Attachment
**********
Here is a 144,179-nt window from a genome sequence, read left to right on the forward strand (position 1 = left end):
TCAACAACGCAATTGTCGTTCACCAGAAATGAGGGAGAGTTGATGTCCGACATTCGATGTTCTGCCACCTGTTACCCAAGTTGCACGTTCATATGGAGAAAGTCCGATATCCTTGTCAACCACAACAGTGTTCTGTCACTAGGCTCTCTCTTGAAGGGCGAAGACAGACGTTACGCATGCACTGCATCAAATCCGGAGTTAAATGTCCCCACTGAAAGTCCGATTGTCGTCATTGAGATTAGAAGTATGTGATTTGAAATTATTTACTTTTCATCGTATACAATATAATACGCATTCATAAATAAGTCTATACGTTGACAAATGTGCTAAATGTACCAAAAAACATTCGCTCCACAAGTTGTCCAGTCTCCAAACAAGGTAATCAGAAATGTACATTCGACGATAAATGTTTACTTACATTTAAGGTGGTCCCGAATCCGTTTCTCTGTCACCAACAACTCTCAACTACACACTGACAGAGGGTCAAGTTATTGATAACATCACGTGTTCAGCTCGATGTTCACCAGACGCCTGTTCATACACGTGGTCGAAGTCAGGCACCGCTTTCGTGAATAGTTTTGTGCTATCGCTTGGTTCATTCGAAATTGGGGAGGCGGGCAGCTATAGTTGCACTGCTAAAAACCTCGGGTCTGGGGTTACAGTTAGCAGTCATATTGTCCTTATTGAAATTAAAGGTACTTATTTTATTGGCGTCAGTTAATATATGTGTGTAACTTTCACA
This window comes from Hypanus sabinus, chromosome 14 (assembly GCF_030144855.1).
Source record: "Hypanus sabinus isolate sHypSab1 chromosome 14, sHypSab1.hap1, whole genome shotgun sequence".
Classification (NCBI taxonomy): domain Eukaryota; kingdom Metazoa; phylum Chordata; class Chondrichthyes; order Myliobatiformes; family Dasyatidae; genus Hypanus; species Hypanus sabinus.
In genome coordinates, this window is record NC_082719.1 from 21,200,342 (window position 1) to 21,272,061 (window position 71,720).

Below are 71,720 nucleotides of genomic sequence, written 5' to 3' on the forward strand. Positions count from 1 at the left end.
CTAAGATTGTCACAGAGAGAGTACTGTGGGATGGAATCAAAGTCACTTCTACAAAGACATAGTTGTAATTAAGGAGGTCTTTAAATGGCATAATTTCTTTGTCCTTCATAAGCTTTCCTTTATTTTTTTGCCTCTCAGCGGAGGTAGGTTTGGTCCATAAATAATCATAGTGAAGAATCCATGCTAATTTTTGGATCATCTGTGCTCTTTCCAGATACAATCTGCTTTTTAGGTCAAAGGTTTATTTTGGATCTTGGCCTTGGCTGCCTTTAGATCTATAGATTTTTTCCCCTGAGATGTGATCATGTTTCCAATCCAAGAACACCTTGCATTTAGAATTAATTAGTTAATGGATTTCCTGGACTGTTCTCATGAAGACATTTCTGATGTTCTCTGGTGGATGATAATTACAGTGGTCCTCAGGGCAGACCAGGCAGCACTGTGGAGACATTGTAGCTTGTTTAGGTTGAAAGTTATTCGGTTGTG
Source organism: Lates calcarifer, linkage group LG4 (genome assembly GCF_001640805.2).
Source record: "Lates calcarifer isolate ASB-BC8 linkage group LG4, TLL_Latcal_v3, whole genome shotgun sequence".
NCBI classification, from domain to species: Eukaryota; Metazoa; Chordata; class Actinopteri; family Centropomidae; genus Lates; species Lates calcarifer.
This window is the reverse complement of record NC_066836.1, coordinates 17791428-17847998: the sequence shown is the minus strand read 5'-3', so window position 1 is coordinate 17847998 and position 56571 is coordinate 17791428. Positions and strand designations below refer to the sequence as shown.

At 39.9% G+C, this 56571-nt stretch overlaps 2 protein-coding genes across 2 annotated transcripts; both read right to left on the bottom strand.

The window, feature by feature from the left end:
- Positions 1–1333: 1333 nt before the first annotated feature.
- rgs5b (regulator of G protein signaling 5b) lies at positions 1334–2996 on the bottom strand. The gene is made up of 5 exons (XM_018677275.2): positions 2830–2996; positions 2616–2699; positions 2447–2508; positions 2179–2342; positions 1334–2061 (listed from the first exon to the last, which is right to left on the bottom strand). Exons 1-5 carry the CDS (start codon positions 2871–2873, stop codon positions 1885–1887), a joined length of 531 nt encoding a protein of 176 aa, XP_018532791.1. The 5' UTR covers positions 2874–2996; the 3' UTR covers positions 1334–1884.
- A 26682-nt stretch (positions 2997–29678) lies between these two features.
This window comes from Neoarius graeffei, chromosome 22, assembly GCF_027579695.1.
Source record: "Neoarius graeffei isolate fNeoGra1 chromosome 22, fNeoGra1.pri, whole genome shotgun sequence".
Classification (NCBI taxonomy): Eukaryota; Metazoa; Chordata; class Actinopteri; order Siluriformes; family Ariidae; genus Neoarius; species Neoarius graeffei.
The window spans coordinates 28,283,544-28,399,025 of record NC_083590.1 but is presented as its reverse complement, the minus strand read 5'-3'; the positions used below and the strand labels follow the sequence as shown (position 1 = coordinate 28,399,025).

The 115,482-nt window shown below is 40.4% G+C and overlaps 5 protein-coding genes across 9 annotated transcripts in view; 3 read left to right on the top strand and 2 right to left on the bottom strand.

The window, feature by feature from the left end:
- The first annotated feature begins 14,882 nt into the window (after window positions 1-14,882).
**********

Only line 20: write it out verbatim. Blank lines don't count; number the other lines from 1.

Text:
Classification (NCBI taxonomy): Eukaryota; Metazoa; Chordata; class Actinopteri; order Siluriformes; family Ariidae; genus Neoarius; species Neoarius graeffei.